• Bingaman Honored For Achievements
  • Man sentenced for phone threats

    A 42-year-old Chimayó man was recently convicted of making death threats to his wife over the telephone.
    The suspect, Davy J. Sparks, was charged with “use of telephone to terrify, intimidate, threaten, harass, annoy or offend.” The original charge was assault against a household member.
    Sparks was sentenced in Magistrate Court.
    Sparks was sentenced to 364 days of probation and he must also pay $73 in court costs. He was not fined.
    According to court documents, police responded to a domestic call after the fact concerning Spark’s wife, a Los Alamos resident. She reported to police that Sparks threatened her during a phone conversation. “(The victim) stated Davy told her he was going to put a bullet in her head if he sees her,” read a statement in the report. “She also stated he told her, ‘she better watch herself because he will blow her f-----g head off.”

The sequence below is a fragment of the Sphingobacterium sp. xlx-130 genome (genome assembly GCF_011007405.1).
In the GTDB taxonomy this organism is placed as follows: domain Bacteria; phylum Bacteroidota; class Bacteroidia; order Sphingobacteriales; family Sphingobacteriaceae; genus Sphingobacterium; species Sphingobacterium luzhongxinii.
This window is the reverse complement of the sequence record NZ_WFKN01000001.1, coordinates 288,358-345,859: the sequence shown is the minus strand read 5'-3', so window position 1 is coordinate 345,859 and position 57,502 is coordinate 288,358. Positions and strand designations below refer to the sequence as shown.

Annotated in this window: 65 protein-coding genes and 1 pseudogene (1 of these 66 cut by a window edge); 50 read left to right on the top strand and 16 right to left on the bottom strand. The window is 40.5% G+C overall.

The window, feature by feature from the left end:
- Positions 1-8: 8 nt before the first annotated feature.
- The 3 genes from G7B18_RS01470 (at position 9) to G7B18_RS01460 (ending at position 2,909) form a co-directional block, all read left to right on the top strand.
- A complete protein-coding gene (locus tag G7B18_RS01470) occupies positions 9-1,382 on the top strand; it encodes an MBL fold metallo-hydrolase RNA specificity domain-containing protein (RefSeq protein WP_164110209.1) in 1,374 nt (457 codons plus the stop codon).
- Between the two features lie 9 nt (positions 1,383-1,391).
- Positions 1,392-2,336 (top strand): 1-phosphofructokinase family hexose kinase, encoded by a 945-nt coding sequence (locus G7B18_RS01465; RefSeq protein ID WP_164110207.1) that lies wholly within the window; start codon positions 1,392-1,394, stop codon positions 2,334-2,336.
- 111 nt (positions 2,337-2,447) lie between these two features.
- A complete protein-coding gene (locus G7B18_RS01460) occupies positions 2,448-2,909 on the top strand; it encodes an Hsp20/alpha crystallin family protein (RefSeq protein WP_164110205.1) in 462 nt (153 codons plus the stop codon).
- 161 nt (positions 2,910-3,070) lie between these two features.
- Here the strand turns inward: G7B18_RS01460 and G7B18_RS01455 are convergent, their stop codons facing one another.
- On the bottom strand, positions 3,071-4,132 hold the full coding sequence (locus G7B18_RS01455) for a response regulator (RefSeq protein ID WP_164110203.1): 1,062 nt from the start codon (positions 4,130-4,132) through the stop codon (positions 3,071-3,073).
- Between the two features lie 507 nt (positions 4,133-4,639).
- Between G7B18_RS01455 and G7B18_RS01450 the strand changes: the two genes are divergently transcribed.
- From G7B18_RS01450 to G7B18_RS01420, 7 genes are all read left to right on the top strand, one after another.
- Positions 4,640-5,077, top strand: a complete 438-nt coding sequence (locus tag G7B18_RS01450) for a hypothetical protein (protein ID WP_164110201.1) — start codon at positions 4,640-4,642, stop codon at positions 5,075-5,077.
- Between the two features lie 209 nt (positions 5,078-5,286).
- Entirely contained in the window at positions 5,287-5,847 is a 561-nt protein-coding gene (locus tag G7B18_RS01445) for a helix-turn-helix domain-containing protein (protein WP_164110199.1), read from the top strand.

As part of his probation, Sparks must obey all laws and not be charged, indicted, arrested or convicted of any other crime.
    He must also obey all of the conditions of his probation, which include not possessing a firearm, destructive device or a weapon. Sparks must also maintain contact with his probation officer, as well as pay $25 a month in probation fees to the Los Alamos Municipal Court.

  • Outlook for local economy is looking up

    According to Economic Vitality Administrator Greg Fisher, change may be in the wind for Los Alamos’ economic climate.
    The success of Smith’s Marketplace, the recent purchase of Hilltop House, the opening of new businesses and increased interest from outside investors are all indicators that convince Fisher that things are looking up.
    Fisher recently released the results of a new retail market analysis, which indicates a 37 percent increase in retail activity since the 2007 U.S. Census of Business. That census placed retail sales at $5,279 per capita.
    Retail sales at the end if 2014 averaged $7,234 per capita.
    Fisher attributes much of the increase to the opening of Smith’s Marketplace in July 2014. The Marketplace is on track to achieve $70 million in sales in its first year of operation, nearly doubling its previous sales volume.